With this discussion of the NES technical specs, everyone has forgotten possibly the most important chip in the box, the “lockout” chip.

The lockout chip was Nintendo's method of controlling what NES-compatible games were manufactured. A microchip inside the NES ran a program called “10NES” that prevented all cartridges from functioning unless they contained a similar chip. Since this "authenticating processor" was a Nintendo patent, only Nintendo could legally provide the component to companies who wished to produce NES-compatible cartridges. Nintendo would grant licenses to software developers and then manufacture the actual cartridges themselves, ensuring that the specs for the chip remained a secret.

And not just any company could get a license. If a third party company wanted to develop for Nintendo, they were not allowed to make games for anyone else. This exclusivity requirement is what effectively killed the Sega Master System. Games were not allowed to contain any questionable language or adult content and developers were only allowed to release two games a year. What did these companies get for playing by the rules? Why the “Nintendo Seal of Quality” of course! This seal didn’t mean that it was actually a quality game, just that the developer had paid Nintendo their cut.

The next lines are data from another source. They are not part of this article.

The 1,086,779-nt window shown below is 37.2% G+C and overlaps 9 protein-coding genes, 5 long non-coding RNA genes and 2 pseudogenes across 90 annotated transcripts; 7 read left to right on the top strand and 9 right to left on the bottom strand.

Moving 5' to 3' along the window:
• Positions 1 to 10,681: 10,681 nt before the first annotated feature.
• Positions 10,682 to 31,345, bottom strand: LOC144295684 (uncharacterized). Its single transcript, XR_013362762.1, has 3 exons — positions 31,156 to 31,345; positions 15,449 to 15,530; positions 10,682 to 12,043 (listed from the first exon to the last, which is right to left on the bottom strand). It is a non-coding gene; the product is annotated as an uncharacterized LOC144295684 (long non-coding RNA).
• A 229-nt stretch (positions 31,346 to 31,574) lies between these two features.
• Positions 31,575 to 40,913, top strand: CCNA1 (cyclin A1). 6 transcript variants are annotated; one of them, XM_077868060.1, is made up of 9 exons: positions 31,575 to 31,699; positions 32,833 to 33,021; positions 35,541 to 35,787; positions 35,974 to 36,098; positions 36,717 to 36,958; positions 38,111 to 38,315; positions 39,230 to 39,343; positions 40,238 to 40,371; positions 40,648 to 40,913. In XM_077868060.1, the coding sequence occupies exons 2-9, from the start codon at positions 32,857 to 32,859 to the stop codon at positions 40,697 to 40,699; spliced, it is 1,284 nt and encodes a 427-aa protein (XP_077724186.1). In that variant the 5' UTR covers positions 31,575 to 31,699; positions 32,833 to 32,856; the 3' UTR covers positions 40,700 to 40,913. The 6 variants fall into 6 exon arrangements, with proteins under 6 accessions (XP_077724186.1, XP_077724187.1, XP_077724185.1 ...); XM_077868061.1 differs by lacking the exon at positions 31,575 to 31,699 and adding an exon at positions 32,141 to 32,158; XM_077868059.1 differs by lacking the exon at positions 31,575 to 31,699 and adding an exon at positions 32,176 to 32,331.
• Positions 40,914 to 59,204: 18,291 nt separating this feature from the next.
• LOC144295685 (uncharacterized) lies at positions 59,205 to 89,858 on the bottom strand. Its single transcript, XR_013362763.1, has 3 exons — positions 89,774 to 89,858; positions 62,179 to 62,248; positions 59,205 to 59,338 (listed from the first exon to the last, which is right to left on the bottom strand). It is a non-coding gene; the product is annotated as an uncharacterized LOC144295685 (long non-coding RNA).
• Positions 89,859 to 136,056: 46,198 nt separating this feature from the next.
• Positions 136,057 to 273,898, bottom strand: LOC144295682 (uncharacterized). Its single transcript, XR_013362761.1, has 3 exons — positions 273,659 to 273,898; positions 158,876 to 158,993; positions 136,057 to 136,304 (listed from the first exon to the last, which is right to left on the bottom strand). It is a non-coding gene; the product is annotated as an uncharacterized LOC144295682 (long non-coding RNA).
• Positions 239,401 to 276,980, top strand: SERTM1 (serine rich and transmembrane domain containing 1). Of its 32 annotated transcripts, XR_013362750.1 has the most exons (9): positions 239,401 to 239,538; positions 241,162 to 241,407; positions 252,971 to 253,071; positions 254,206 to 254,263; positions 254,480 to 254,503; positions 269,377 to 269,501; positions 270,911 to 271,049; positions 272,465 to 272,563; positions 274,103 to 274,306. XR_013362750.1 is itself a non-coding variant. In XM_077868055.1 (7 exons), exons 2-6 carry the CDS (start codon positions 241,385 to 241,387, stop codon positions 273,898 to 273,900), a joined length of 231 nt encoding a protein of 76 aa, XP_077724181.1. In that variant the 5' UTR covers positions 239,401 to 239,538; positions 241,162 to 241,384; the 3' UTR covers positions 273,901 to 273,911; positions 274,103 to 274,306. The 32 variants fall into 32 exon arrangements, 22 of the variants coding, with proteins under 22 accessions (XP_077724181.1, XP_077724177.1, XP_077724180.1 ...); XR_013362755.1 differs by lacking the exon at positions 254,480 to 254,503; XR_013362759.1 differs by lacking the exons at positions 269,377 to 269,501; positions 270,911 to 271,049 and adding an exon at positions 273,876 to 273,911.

In 1989, Tengen, a third party developer that was actually a subsidiary of Atari, announced that they were terminating their licensing agreement with Nintendo because they had found a way to bypass the lockout chip. Tengen quickly released unlicensed versions of Gauntlet, Tetris, and Pac-Man in really cool black cartridges. (I still got my copy of Gauntlet around here somewhere). Nintendo sued Tengen for breach of contract, while Atari filed an anti-trust suit against Nintendo. Nintendo also sued Tengen for copyright infringement, stating that there was no way they could have bypassed the chip and must have copied it instead. Many retailers refused to carry the Tengen games because Nintendo had threatened to hold deliveries to any store that sold them. Sound familiar kiddies?

Why did Nintendo institute all these rules? Just because they were money-grubbing bastards? Well, yes, but also to prevent another industry wide crash like in 1984. During the early 1980s everyone and their brother got into the games biz. Anyone who knew how to write code could make a game for the Atari 2600. Quaker Oats even had a video games division! The market was flooded with games, most being dumped off at rock bottom prices. Scores of companies went out of business as profits plummeted. By the end of 1984 the American videogame industry was effectively dead, just a passing fad that we had worked out of our system. Nintendo’s rules helped to limit the number of games on the market and prevent this from happening again.

So was Nintendo greedy? Yes. Did they engage in anti-competitive practices? You bet. Did they save the home gaming industry? Quite possibly so.